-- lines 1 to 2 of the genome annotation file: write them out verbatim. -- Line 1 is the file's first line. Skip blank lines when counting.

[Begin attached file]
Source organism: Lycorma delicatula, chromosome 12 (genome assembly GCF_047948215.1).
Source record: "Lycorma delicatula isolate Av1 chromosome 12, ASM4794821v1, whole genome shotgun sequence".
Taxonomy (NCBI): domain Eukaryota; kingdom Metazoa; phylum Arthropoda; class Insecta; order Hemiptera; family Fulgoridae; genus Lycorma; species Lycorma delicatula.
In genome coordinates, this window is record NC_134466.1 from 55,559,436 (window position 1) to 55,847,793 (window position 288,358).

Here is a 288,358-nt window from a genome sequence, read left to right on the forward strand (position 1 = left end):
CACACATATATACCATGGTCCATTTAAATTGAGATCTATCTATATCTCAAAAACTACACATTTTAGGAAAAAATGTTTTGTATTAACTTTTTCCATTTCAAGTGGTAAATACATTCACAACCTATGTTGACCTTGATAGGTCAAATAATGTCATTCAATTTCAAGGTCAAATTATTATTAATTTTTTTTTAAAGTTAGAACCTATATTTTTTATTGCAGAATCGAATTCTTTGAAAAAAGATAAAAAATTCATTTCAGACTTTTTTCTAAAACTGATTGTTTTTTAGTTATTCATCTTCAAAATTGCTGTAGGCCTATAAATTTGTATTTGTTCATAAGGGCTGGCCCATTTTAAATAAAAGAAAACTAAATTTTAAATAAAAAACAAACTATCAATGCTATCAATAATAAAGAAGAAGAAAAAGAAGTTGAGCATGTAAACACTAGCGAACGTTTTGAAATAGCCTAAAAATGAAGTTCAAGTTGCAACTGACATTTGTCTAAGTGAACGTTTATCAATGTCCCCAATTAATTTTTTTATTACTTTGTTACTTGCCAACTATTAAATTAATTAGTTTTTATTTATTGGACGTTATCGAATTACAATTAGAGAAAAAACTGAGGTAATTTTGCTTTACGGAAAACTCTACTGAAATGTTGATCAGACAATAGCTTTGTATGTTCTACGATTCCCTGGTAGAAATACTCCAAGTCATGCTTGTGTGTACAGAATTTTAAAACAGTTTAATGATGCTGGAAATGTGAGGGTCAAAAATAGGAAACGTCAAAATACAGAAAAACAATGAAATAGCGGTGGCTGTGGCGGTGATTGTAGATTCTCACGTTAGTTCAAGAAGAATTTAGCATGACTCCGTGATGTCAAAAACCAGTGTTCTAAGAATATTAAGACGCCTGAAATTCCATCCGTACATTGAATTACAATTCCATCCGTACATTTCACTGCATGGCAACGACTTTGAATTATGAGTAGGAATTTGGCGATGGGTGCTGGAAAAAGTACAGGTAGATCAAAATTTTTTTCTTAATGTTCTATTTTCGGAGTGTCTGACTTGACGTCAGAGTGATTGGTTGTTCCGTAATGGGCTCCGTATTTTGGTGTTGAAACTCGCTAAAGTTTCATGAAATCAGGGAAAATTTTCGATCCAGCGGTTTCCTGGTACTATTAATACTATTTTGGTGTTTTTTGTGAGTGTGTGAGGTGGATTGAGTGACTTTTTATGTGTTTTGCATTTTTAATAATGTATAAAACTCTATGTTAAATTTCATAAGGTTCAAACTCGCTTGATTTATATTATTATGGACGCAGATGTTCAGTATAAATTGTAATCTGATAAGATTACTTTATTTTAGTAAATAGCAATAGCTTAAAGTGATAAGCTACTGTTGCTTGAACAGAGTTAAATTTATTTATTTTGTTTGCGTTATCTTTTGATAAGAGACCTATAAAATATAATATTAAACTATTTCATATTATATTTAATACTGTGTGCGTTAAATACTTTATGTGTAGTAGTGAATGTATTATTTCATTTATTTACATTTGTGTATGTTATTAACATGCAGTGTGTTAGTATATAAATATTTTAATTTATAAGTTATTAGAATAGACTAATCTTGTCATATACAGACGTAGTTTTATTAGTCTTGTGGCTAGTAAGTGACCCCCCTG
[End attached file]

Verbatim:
Source organism: Lycorma delicatula, chromosome 12 (genome assembly GCF_047948215.1).
Source record: "Lycorma delicatula isolate Av1 chromosome 12, ASM4794821v1, whole genome shotgun sequence".